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Bahamas forms Arbitration Council

The Ministry of Financial Services is creating an arbitration council to help government as it looks to strengthen The Bahamas as one of the top financial centers.

Guardian Business understands that the council will consist of nine members, including representatives from the government and private sector.  Financial Services Minister Ryan Pinder said the plan is to target key industries to assist in the establishment of this historical council.

“We are in the process of creating an arbitration council.  In that council, we will have representatives from the Bahamas Maritime Authority (BMA), Grand Bahama Port Authority (GBPA), the Bahamas Financial Services Board (BFSB) and the government, including the Ministry of Education.  We want our international trade sector to utilize the arbitration center.  Also, education is going to be a key focus in building that capacity,” according to Pinder.

He made the announcement to those attending yesterday’s Arbitration and Investment Forum at the UBS office complex on East Bay Street.

He noted that his ministry is moving full speed ahead in its efforts to become a recognized arbitration center.

“We are going to have one shot to do it right.  We need to get ahead of our competitors in the region and we need to be known as an international arbitration center in this hemisphere,” Pinder explained.

He confirmed that he has

already been given the “green light” from the prime minister and has since met with a number of principals this week.

“The prime minister has already given me the authorization to proceed in this fashion to expedite the process.  We had a meeting this week with a number of the principals and are preparing the authorization to go to Cabinet,” he shared. “We look to lay out our strategy and how we will make the best and most successful arbitration center and then how we go out and attract disputes.  Do we go to an arbitration institute that’s already in existence, then we say well let’s hold some of your disputes in our center?  That would give us some credibility and profile.  All of that factors into the strategy that this arbitration council will be putting into place.”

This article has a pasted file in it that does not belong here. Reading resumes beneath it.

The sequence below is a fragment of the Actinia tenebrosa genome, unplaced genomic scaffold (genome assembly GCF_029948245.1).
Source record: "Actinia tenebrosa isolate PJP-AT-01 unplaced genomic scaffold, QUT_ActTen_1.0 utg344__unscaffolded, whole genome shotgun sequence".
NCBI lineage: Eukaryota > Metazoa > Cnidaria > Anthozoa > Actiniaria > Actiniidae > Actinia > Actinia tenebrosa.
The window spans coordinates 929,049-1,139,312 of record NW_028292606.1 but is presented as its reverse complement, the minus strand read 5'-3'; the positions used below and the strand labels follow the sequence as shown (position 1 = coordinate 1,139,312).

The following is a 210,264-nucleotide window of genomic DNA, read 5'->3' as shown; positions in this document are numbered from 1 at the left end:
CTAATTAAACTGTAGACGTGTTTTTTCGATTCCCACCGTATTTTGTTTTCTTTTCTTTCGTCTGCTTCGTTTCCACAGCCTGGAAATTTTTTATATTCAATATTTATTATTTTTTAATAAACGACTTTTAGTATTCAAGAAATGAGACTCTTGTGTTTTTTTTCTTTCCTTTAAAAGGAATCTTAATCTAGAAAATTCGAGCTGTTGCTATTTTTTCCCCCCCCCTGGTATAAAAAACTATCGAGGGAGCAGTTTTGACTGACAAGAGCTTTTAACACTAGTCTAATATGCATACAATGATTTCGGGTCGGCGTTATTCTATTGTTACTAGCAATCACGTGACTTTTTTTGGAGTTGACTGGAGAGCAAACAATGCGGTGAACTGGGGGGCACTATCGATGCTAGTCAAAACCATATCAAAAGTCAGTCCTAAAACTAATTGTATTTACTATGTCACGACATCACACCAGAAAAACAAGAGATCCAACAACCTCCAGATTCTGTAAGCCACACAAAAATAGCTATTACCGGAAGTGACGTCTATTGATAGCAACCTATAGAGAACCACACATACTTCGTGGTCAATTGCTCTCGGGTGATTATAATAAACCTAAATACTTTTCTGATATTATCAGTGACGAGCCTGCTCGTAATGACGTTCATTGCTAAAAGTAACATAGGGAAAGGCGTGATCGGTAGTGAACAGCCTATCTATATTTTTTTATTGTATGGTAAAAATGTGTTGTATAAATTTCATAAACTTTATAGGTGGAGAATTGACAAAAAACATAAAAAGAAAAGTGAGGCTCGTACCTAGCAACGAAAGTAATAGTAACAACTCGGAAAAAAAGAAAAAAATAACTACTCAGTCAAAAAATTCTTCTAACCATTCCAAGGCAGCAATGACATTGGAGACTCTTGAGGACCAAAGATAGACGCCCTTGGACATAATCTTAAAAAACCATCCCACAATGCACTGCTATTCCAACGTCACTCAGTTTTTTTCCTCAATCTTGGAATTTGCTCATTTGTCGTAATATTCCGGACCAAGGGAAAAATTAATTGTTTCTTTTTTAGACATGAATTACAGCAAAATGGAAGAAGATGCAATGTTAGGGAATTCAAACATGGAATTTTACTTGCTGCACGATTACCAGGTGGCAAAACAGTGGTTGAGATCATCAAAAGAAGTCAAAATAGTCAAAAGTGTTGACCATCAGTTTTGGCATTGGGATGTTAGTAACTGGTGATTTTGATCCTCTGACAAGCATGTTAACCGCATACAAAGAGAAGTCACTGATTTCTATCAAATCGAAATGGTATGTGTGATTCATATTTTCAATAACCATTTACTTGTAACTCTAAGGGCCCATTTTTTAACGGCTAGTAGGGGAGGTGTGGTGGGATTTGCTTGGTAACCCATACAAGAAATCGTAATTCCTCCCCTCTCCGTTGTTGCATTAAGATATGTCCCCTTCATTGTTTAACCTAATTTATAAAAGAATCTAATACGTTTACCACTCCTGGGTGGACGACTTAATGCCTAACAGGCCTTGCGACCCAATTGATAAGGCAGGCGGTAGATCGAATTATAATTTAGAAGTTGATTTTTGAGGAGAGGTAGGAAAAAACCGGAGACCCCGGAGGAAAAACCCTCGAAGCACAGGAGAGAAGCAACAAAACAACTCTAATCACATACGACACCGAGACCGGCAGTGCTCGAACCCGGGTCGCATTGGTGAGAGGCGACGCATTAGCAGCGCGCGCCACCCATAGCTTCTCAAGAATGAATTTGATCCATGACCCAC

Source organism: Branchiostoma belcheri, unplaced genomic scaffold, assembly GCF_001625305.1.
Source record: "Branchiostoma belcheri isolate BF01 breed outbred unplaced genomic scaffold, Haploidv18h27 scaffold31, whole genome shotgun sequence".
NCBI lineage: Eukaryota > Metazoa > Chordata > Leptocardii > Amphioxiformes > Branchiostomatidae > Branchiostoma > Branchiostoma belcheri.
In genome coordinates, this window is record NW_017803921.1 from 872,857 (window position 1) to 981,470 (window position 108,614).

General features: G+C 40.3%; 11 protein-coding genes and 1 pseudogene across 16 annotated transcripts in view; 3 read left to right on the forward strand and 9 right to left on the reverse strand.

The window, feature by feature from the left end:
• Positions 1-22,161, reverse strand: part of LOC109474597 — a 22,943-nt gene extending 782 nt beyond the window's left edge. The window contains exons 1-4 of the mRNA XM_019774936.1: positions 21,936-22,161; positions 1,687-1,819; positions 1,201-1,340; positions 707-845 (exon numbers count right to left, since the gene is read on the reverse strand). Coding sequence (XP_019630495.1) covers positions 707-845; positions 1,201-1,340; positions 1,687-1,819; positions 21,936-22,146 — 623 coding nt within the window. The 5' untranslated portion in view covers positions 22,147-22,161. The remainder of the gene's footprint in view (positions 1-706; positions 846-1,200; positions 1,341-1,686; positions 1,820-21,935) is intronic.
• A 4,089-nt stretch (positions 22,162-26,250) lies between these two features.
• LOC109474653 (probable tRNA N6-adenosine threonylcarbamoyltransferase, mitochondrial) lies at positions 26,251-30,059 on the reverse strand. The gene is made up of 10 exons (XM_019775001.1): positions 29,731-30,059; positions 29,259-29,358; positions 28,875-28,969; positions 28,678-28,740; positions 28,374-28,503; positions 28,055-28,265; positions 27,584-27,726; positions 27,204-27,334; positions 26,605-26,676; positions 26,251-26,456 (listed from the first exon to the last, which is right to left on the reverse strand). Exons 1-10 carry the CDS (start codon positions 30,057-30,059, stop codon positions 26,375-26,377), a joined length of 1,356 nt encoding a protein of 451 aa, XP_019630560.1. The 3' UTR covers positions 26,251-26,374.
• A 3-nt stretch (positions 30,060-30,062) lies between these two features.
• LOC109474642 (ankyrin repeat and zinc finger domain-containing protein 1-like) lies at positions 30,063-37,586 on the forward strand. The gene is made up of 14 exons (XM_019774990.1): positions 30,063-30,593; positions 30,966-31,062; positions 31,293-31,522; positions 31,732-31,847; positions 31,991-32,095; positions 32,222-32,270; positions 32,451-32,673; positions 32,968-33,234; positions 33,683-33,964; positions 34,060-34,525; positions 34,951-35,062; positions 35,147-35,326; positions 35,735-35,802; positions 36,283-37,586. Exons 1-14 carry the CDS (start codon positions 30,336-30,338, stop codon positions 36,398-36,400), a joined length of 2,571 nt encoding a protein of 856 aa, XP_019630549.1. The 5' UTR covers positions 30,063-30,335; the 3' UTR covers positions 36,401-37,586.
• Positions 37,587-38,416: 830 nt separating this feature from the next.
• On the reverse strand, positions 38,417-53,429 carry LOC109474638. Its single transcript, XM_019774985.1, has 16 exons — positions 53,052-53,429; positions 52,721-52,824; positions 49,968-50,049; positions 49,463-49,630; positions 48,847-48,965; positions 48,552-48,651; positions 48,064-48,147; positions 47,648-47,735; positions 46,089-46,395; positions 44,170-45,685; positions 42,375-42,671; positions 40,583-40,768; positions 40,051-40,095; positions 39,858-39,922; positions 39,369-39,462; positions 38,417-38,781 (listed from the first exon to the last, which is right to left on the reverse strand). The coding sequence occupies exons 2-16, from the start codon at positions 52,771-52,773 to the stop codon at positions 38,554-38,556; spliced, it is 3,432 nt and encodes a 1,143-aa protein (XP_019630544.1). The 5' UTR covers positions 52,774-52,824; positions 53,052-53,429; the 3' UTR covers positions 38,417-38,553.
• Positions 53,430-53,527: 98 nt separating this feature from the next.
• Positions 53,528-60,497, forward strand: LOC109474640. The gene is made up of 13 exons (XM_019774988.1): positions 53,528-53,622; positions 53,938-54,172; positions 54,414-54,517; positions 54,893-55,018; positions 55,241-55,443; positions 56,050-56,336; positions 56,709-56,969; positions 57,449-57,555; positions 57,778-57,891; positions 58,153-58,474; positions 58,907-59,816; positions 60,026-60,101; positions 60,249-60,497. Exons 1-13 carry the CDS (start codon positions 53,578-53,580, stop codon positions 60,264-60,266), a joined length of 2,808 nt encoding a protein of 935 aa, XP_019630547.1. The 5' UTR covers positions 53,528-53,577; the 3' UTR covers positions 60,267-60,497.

The financial services minister pointed out that his ministry, along with other key industry stakeholders, are “actively behind the scenes putting the framework in place”.

“Once the strategy is in place, we then have to create the institution, the body that manages the whole process.  That’s the framework in which we are approaching it,” he said.

Pinder further noted that his ministry. in conjunction with the Ministry of Education, is looking to team up with institutions like the University of Miami’s Arbitration Institute to educate more industry professionals.

“We want them to partner with The College of The Bahamas (COB) and for instance offer a diploma program in arbitration to our practitioners, lawyers, engineers, the judiciary and accountants,” he added.

Pinder said he has plans to hold the first council meeting in two weeks.

Earlier this week, one of the country’s top attorneys told Guardian Business that The Bahamas could strengthen itself as a financial center through the development of arbitration.

“The government is speaking about making The Bahamas an arbitration center, one for alternative dispute resolution.  There’s a new Arbitration Act and amendments to the Trustees Act, which encourages arbitration arising from a trust deed,” according to Dr. Peter Maynard, managing partner of Peter D. Maynard Counsel & Attorneys.  “Now, how do we become tigers of arbitration much like the Pacific tigers that are very strong like Singapore and Hong Kong?  Scandinavian countries like Finland, Denmark and Sweden are all strong in arbitration.  Can The Bahamas and other countries in the region become the Atlantic tiger in the area of arbitration?”

The first council meeting is expected to be held in two weeks.

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